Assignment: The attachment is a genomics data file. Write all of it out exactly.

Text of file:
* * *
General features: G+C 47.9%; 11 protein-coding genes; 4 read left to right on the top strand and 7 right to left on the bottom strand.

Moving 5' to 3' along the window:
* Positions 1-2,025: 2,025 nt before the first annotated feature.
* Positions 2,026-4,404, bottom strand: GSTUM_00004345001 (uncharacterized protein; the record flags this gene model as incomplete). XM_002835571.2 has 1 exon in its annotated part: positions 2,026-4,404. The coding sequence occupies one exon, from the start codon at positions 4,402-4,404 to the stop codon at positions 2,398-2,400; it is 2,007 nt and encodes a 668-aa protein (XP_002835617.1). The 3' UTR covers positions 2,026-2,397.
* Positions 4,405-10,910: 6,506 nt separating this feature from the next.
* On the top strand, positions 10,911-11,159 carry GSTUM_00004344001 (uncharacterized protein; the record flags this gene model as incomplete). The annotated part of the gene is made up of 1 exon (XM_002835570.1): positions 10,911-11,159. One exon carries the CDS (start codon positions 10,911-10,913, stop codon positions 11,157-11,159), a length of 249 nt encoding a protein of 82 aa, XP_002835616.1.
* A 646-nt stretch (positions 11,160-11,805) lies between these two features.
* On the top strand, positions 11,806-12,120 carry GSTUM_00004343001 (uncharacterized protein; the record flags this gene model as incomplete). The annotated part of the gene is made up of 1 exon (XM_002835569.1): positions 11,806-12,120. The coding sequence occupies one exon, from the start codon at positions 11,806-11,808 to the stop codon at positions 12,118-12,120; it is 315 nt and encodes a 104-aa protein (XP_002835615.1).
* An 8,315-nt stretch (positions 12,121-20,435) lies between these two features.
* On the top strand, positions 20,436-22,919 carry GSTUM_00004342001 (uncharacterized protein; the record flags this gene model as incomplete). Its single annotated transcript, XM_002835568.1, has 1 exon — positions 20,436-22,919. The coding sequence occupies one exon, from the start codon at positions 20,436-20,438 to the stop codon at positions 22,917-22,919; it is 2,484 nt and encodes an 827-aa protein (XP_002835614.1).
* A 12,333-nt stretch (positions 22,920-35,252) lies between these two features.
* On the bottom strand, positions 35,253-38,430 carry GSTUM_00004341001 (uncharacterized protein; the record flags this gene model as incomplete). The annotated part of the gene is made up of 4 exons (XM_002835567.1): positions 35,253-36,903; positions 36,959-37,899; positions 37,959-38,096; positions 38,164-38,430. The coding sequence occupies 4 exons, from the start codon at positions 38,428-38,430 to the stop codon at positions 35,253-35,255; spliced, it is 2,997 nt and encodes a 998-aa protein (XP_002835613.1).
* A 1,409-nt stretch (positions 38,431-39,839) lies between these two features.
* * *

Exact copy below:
General features: G+C 47.9%; 11 protein-coding genes; 4 read left to right on the top strand and 7 right to left on the bottom strand.

Moving 5' to 3' along the window:
* Positions 1-2,025: 2,025 nt before the first annotated feature.
* Positions 2,026-4,404, bottom strand: GSTUM_00004345001 (uncharacterized protein; the record flags this gene model as incomplete). XM_002835571.2 has 1 exon in its annotated part: positions 2,026-4,404. The coding sequence occupies one exon, from the start codon at positions 4,402-4,404 to the stop codon at positions 2,398-2,400; it is 2,007 nt and encodes a 668-aa protein (XP_002835617.1). The 3' UTR covers positions 2,026-2,397.
* Positions 4,405-10,910: 6,506 nt separating this feature from the next.
* On the top strand, positions 10,911-11,159 carry GSTUM_00004344001 (uncharacterized protein; the record flags this gene model as incomplete). The annotated part of the gene is made up of 1 exon (XM_002835570.1): positions 10,911-11,159. One exon carries the CDS (start codon positions 10,911-10,913, stop codon positions 11,157-11,159), a length of 249 nt encoding a protein of 82 aa, XP_002835616.1.
* A 646-nt stretch (positions 11,160-11,805) lies between these two features.
* On the top strand, positions 11,806-12,120 carry GSTUM_00004343001 (uncharacterized protein; the record flags this gene model as incomplete). The annotated part of the gene is made up of 1 exon (XM_002835569.1): positions 11,806-12,120. The coding sequence occupies one exon, from the start codon at positions 11,806-11,808 to the stop codon at positions 12,118-12,120; it is 315 nt and encodes a 104-aa protein (XP_002835615.1).
* An 8,315-nt stretch (positions 12,121-20,435) lies between these two features.
* On the top strand, positions 20,436-22,919 carry GSTUM_00004342001 (uncharacterized protein; the record flags this gene model as incomplete). Its single annotated transcript, XM_002835568.1, has 1 exon — positions 20,436-22,919. The coding sequence occupies one exon, from the start codon at positions 20,436-20,438 to the stop codon at positions 22,917-22,919; it is 2,484 nt and encodes an 827-aa protein (XP_002835614.1).
* A 12,333-nt stretch (positions 22,920-35,252) lies between these two features.
* On the bottom strand, positions 35,253-38,430 carry GSTUM_00004341001 (uncharacterized protein; the record flags this gene model as incomplete). The annotated part of the gene is made up of 4 exons (XM_002835567.1): positions 35,253-36,903; positions 36,959-37,899; positions 37,959-38,096; positions 38,164-38,430. The coding sequence occupies 4 exons, from the start codon at positions 38,428-38,430 to the stop codon at positions 35,253-35,255; spliced, it is 2,997 nt and encodes a 998-aa protein (XP_002835613.1).
* A 1,409-nt stretch (positions 38,431-39,839) lies between these two features.